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Regal Splendour!

Tuesday, January 03, 2017
By Deepa Gahlot

The biggest stage hit of 2016 was Mughal-e-Azam, and the magic of the musical is such that the shows opening at the beginning of 2017 are also sold out.

Before the show dazzled audiences, there was some scepticism about K. Asif’s movie classic being brought to the stage—after all who could match greats like Prithviraj Kapoor, Dilip Kumar, Madhubala, Durga Khote, Ajit and Nigar Sultana? Director Feroz Khan was confident that he would pull it off, but also a little nervous—the memories of the film (for the many that had seen it) are ineradicable. The original producers of Mughal-e-Azam - Shapoorji Pallonji - came on board to produce the play, along with National Centre for the Performing Arts (NCPA).

Manish Malhotra’s costume, Mayuri Upadhya’s classical choreography, Naushad’s immortal music remixed by Piyush Kanojia blended seamlessly with the technical finesse brought in by technicians from the US and UK. The actors who are picked by casting director Mukesh Chhabra are not stars, but the right kind of performers needed for the play—with perfect diction and fine singing voices.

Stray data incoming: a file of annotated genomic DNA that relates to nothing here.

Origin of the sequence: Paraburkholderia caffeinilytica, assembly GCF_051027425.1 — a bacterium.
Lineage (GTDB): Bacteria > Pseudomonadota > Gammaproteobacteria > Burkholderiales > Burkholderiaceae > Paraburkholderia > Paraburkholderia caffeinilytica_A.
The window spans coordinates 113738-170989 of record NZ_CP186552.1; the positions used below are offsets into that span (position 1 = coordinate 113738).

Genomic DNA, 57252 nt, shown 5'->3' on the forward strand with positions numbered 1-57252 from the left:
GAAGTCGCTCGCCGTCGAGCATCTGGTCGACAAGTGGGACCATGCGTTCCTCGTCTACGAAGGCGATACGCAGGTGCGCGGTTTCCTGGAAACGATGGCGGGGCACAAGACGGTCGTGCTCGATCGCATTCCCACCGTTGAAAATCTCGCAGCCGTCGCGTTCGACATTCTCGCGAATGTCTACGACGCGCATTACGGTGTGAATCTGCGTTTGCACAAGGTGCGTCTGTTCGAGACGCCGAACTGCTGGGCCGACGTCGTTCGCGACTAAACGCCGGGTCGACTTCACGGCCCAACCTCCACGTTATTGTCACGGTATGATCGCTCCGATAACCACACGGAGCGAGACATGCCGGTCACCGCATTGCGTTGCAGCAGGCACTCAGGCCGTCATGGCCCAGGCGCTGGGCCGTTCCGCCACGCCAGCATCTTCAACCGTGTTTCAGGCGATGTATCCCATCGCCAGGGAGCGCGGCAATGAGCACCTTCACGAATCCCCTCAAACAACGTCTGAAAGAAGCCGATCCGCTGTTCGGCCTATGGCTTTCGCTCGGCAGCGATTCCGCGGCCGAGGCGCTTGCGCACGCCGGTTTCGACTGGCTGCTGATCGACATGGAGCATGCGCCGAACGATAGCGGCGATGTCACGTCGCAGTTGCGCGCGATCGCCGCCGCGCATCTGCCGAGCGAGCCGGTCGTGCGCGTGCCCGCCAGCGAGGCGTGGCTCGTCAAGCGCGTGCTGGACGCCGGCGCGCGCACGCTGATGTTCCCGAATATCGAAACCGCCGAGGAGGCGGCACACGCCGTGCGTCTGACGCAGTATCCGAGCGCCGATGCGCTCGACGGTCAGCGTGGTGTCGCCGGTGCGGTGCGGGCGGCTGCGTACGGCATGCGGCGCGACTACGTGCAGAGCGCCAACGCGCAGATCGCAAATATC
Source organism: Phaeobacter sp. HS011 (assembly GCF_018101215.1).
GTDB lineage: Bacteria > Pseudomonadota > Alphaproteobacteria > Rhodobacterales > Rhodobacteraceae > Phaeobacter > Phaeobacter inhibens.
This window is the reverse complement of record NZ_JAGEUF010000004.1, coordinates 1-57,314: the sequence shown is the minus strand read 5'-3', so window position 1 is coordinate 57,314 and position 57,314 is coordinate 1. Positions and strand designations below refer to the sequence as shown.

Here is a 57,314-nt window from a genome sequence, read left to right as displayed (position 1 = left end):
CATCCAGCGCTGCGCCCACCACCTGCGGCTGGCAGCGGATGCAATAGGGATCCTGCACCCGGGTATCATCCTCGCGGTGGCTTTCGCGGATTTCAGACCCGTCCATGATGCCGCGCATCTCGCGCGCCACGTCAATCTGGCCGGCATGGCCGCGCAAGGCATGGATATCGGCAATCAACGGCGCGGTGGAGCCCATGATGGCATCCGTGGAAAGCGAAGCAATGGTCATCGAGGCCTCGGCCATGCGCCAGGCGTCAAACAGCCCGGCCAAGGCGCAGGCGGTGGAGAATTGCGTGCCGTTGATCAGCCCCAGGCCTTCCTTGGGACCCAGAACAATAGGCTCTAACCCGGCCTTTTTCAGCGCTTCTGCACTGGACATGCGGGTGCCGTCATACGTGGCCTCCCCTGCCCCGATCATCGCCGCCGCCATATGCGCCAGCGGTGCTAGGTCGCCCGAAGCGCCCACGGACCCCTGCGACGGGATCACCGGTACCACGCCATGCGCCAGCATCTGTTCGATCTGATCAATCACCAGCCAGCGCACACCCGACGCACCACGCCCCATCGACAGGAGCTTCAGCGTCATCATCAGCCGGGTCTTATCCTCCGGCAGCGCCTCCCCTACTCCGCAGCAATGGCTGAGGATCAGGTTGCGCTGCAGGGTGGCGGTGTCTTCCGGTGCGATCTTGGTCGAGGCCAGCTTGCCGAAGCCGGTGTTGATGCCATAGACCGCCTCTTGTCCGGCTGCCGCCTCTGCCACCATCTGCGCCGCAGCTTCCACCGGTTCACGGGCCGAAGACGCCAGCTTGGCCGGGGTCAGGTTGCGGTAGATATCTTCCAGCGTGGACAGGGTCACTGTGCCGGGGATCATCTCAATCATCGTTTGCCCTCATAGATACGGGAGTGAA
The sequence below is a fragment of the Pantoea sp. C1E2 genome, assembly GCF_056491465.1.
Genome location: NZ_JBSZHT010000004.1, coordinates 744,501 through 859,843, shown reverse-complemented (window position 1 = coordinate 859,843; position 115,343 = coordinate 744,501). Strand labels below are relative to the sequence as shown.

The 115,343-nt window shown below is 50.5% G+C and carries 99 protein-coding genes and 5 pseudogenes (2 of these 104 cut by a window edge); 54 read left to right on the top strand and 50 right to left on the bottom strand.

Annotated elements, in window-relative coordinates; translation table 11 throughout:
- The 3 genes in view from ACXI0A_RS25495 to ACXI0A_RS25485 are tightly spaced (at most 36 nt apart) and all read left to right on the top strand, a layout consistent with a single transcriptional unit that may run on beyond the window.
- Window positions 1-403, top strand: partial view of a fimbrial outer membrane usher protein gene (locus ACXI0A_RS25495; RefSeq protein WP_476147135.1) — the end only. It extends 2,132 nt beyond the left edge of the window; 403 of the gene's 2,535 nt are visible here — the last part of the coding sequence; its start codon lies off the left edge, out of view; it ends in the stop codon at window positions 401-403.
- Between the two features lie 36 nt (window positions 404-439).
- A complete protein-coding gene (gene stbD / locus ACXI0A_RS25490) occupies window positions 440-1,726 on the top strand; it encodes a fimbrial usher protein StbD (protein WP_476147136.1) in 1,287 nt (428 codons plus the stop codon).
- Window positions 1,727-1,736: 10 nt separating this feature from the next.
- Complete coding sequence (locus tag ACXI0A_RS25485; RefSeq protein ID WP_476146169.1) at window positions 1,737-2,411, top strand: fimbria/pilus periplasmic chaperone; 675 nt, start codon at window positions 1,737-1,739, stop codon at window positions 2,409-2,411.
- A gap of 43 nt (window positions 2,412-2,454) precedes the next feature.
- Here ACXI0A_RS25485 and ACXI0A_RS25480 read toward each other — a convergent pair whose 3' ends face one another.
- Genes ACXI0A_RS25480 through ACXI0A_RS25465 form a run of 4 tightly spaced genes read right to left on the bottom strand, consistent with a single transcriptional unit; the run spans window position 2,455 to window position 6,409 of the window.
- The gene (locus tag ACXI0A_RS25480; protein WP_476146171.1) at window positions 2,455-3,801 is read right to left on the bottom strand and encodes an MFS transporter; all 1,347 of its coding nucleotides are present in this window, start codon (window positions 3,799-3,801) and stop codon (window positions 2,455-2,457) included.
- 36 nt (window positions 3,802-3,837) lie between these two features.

The biggest triumph of the play was that it stood out as an independent piece of art, not just a film-turned-into-a-play about Emperor Akbar’s opposition to the romance between his son Salim and a courtesan Anarkali. If Feroz Khan had not accomplished this feat, audiences would have said, why spend money on expensive tickets, just watch the movie at home!

There was also the uncompromising fidelity to the narrative flow and dialogue of the film--there was subtitles, but hardly anyone must have looked at them, so mesmerising was the visual quality of the play. The Sheesh Mahal song “Pyar kiya to darna kya” that was a highlight of the film, is magical on stage.

What the success of the play proved is that with the right support and adequate resources, Indian theatre can match the best anywhere in the world; and also that audiences, even in the time of a fiscal crisis, are willing to spend on a live production if the beauty and scale promises to match their expectations.

(Disclosure: The writer works with the NCPA, but the views expressed are her own.)

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